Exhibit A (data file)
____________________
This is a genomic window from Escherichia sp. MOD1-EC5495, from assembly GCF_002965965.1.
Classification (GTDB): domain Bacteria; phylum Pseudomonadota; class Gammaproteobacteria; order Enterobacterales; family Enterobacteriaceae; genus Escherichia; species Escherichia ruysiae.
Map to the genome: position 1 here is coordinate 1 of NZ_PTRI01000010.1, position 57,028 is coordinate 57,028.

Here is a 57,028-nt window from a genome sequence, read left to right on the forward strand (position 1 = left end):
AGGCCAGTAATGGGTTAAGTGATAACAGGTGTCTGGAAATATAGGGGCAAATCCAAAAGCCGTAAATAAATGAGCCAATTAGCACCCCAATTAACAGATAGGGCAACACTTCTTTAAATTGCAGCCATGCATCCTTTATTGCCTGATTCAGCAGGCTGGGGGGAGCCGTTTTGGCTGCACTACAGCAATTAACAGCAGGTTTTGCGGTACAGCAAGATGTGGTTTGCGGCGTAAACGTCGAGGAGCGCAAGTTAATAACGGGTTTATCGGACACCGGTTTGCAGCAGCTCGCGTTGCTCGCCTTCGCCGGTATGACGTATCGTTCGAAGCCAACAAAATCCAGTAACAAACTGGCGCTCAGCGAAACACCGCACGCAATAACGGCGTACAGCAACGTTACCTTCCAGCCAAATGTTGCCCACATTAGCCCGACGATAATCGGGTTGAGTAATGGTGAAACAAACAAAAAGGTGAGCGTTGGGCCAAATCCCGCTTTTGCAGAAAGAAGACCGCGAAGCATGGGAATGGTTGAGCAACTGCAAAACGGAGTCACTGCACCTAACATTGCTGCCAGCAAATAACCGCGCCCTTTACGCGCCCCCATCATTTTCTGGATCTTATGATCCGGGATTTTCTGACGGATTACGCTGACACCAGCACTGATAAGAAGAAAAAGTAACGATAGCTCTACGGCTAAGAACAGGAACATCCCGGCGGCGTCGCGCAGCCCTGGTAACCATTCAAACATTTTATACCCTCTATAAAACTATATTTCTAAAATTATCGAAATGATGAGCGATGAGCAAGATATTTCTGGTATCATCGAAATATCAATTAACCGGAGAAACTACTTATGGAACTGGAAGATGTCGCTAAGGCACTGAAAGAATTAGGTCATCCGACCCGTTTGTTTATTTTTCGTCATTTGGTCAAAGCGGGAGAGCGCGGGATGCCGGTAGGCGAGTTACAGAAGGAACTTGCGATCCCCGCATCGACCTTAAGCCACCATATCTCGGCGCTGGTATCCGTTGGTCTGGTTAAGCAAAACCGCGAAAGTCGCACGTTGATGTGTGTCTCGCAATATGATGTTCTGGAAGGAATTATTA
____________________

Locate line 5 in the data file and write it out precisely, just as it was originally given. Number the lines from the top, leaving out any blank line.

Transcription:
AGGCCAGTAATGGGTTAAGTGATAACAGGTGTCTGGAAATATAGGGGCAAATCCAAAAGCCGTAAATAAATGAGCCAATTAGCACCCCAATTAACAGATAGGGCAACACTTCTTTAAATTGCAGCCATGCATCCTTTATTGCCTGATTCAGCAGGCTGGGGGGAGCCGTTTTGGCTGCACTACAGCAATTAACAGCAGGTTTTGCGGTACAGCAAGATGTGGTTTGCGGCGTAAACGTCGAGGAGCGCAAGTTAATAACGGGTTTATCGGACACCGGTTTGCAGCAGCTCGCGTTGCTCGCCTTCGCCGGTATGACGTATCGTTCGAAGCCAACAAAATCCAGTAACAAACTGGCGCTCAGCGAAACACCGCACGCAATAACGGCGTACAGCAACGTTACCTTCCAGCCAAATGTTGCCCACATTAGCCCGACGATAATCGGGTTGAGTAATGGTGAAACAAACAAAAAGGTGAGCGTTGGGCCAAATCCCGCTTTTGCAGAAAGAAGACCGCGAAGCATGGGAATGGTTGAGCAACTGCAAAACGGAGTCACTGCACCTAACATTGCTGCCAGCAAATAACCGCGCCCTTTACGCGCCCCCATCATTTTCTGGATCTTATGATCCGGGATTTTCTGACGGATTACGCTGACACCAGCACTGATAAGAAGAAAAAGTAACGATAGCTCTACGGCTAAGAACAGGAACATCCCGGCGGCGTCGCGCAGCCCTGGTAACCATTCAAACATTTTATACCCTCTATAAAACTATATTTCTAAAATTATCGAAATGATGAGCGATGAGCAAGATATTTCTGGTATCATCGAAATATCAATTAACCGGAGAAACTACTTATGGAACTGGAAGATGTCGCTAAGGCACTGAAAGAATTAGGTCATCCGACCCGTTTGTTTATTTTTCGTCATTTGGTCAAAGCGGGAGAGCGCGGGATGCCGGTAGGCGAGTTACAGAAGGAACTTGCGATCCCCGCATCGACCTTAAGCCACCATATCTCGGCGCTGGTATCCGTTGGTCTGGTTAAGCAAAACCGCGAAAGTCGCACGTTGATGTGTGTCTCGCAATATGATGTTCTGGAAGGAATTATTA